Enviros, tribes call on Whitmer to shut down Line 5 before extreme weather hits, fearing oil spill

By: - November 6, 2019 6:54 pm

Mackinac Bridge | Susan J. Demas

A coalition of more than a dozen Michigan organizations have sent a formal request to Gov. Gretchen Whitmer, urging her to take immediate action to shut down Enbridge’s Line 5 pipeline ahead of potentially hazardous winter weather. 

Gov. Gretchen Whitmer in Zeeland | Nick Manes

The Oct. 25 letter, which was made public Wednesday, calls attention to the “serious threat” a Line 5 rupture would pose during conditions of high waves and ice — conditions that are commonplace in the Straits of Mackinac during fall and winter months, and have the capability of greatly hindering oil recovery efforts in the event of a spill. The letter states that current safeguards are dangerously inadequate.

The call to action is signed by representatives of 14 environmental, conservation, civic, tribal and business groups; including the National Wildlife Federation, League of Women Voters Michigan, Chippewa Ottawa Resource Authority and Great Lakes Business Network.

Whitmer’s team is reviewing the letter, said spokesperson Tiffany Brown.

Last week, the Court of Claims ruled for Enbridge in a lawsuit against the state. A judge struck down Attorney General Dana Nessel’s legal opinion that legislation to construct a tunnel around Line 5 is unconstitutional. Nessel has appealed the decision.

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Signees and supporters of the letter held a telephone press conference Wednesday morning.

The formal request specifically asks Whitmer to secure an immediate commitment from Enbridge that the company will halt oil transport through the Straits when there are waves more than 3.3 feet high or winds higher than 18 miles per hour.

“These are the conditions cited by the Coast Guard which render oil spill response particularly dangerous and ineffective,” said Sean McBrearty, campaign coordinator for the coalition Oil & Water Don’t Mix. “If Enbridge refuses to cooperate with these new proposed safety measures, we think the governor should use her emergency powers and other legal authorities to implement them.”

The U.S. Coast Guard would act as the first responder to an oil spill in the Straits. The letter calls on Whitmer to work with the agency to establish safer restrictions on oil transport in inclement weather.

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Michigan’s current agreement with Enbridge, brokered in 2017 by former Gov. Rick Snyder, states that Enbridge must halt oil transport in the Straits when waves reach a median height of 8 feet for 60 minutes straight.

“This fall, we have already seen waves in the Great Lakes reach 14 feet or more on several occasions,” McBrearty said.

Aubrey Maccoux-LeDuc, an environmental specialist in the Bay Mills Indian Community’s biological services department, said Enbridge cannot be trusted to adequately monitor and maintain its pipelines, let alone handle an oil spill in inclement weather.

“Third-party analysis has shown … that the company is unprepared to handle an oil spill in the Great Lakes, especially if it occurred in windy weather, or was complicated by winter ice cover,” Maccoux-LeDuc said.

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For its part, Enbridge doesn’t appear to support preemptive Line 5 shutdowns and a spokesperson stressed that the company can respond to weather-related problems.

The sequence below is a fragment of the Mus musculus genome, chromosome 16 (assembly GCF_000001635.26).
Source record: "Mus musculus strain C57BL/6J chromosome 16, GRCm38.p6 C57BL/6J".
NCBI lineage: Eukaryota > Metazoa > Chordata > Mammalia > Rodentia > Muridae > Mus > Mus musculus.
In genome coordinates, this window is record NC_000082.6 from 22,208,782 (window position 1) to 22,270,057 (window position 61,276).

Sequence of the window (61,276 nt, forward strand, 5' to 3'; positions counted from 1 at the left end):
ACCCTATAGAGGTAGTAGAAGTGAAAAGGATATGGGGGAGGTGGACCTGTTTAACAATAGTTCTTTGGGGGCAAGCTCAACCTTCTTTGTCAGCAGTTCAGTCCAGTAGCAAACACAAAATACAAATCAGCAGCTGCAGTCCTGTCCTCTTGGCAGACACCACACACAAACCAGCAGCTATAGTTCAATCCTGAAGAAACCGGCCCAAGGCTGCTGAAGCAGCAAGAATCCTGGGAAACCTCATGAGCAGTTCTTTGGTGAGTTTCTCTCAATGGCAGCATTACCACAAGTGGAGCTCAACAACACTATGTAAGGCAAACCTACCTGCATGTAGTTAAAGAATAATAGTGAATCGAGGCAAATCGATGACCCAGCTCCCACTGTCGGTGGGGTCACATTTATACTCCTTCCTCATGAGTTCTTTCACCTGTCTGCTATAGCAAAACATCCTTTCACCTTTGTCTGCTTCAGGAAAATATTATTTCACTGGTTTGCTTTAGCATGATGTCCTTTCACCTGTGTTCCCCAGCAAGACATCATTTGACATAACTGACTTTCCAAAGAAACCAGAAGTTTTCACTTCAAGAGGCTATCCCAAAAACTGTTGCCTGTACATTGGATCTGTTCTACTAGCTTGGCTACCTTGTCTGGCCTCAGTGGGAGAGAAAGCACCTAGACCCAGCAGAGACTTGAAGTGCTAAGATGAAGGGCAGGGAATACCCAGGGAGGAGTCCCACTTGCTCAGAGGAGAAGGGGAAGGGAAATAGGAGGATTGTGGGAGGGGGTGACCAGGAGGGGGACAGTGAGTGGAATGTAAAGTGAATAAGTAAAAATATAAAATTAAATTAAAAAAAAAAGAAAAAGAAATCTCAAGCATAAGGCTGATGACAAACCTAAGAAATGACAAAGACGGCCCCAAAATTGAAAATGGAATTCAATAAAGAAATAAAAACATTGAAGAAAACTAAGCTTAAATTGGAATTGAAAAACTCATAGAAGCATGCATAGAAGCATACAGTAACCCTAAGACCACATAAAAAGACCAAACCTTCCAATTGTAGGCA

“Enbridge’s focus is first and foremost on prevention,” Enbridge spokesperson Ryan Duffy said in an email. “In the unlikely event of a winter incident Enbridge has the training, the people and resources to respond quickly. We have equipment positioned near the Straits that is designed for response in winter conditions. And we have practiced our winter response plans with the U.S. Coast Guard.”

When asked to respond to the letter’s assertion that the equipment is only designed for waves up to 3.3 feet and winds up to 18 mph, Duffy said that Enbridge “would always have a response regardless of wave heights.”

Mike Shriberg, the regional executive director of the National Wildlife Federation’s Great Lakes Regional Center, served on Snyder’s Pipeline Safety Advisory Board when the former Republican governor was weighing options for Line 5. Shriberg says the standards requested in the Oct. 25 letter were also recommended to Snyder by the advisory board back in 2017, but Snyder “ignored that” and “followed the politics and the dollars” rather than the science.

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“Gov. Whitmer has an opportunity to turn that around right now, simply by choosing science over politics,” Shriberg said.

The groups are further concerned about Enbridge’s ability and willingness to pay for oil spill cleanup costs, citing a new state-commissioned report that casts doubt on whether Enbridge’s financial assurances are sound. Enbridge has denied the report’s claim that the company could evade paying for an oil spill.

“We expect action from Gov. Whitmer on this, because we know that she cares about protecting the Great Lakes and protecting those whose safety would be on the line in the event of a Line 5 pipeline rupture during dangerous conditions,” McBrearty said.

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Laina G. Stebbins
Laina G. Stebbins

Laina G. Stebbins is a former Michigan Advance reporter. A lifelong Michigander, she is a graduate of Michigan State University’s School of Journalism, where she served as Founding Editor of The Tab Michigan State and as a reporter for the Capital News Service.